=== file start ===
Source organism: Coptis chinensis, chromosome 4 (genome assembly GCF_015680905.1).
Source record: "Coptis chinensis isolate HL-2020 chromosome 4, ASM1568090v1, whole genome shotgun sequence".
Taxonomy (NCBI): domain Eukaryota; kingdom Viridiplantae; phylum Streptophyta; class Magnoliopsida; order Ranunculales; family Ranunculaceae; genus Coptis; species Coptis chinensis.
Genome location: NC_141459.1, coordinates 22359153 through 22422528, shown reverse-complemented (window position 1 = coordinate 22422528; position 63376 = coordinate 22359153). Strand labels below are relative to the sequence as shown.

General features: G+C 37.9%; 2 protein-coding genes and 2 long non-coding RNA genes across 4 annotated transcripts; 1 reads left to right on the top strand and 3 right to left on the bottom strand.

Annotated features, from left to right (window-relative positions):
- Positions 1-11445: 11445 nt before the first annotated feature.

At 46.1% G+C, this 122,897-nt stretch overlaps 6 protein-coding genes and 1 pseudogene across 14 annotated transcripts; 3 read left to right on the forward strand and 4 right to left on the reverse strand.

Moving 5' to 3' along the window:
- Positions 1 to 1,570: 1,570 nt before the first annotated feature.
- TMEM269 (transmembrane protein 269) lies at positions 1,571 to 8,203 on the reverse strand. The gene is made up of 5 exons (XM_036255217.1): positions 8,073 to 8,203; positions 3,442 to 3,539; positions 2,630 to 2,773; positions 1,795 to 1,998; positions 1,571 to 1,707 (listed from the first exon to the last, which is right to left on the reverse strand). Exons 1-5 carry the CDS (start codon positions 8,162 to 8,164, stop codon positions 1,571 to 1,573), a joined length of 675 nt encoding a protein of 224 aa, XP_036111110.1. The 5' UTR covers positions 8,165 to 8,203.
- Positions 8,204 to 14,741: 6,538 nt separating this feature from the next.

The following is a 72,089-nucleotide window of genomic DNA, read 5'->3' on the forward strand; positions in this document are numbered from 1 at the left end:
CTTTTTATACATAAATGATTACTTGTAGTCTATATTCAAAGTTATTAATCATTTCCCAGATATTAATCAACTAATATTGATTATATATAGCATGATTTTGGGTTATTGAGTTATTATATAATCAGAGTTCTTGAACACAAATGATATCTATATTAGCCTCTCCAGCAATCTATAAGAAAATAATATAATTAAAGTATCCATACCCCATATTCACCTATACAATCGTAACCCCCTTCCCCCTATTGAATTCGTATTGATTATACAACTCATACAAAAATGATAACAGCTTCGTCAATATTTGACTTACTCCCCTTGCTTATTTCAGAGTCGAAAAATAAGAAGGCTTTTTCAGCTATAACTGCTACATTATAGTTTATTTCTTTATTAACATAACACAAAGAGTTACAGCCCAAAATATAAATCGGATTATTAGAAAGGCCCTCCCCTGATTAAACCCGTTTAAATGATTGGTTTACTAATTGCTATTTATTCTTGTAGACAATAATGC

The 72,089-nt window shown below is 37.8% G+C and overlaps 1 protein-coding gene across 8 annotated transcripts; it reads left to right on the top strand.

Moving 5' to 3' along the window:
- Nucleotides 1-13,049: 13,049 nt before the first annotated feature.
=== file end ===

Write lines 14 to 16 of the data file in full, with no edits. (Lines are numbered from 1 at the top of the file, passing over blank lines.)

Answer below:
CTTTTTATACATAAATGATTACTTGTAGTCTATATTCAAAGTTATTAATCATTTCCCAGATATTAATCAACTAATATTGATTATATATAGCATGATTTTGGGTTATTGAGTTATTATATAATCAGAGTTCTTGAACACAAATGATATCTATATTAGCCTCTCCAGCAATCTATAAGAAAATAATATAATTAAAGTATCCATACCCCATATTCACCTATACAATCGTAACCCCCTTCCCCCTATTGAATTCGTATTGATTATACAACTCATACAAAAATGATAACAGCTTCGTCAATATTTGACTTACTCCCCTTGCTTATTTCAGAGTCGAAAAATAAGAAGGCTTTTTCAGCTATAACTGCTACATTATAGTTTATTTCTTTATTAACATAACACAAAGAGTTACAGCCCAAAATATAAATCGGATTATTAGAAAGGCCCTCCCCTGATTAAACCCGTTTAAATGATTGGTTTACTAATTGCTATTTATTCTTGTAGACAATAATGC

The 72,089-nt window shown below is 37.8% G+C and overlaps 1 protein-coding gene across 8 annotated transcripts; it reads left to right on the top strand.

Moving 5' to 3' along the window: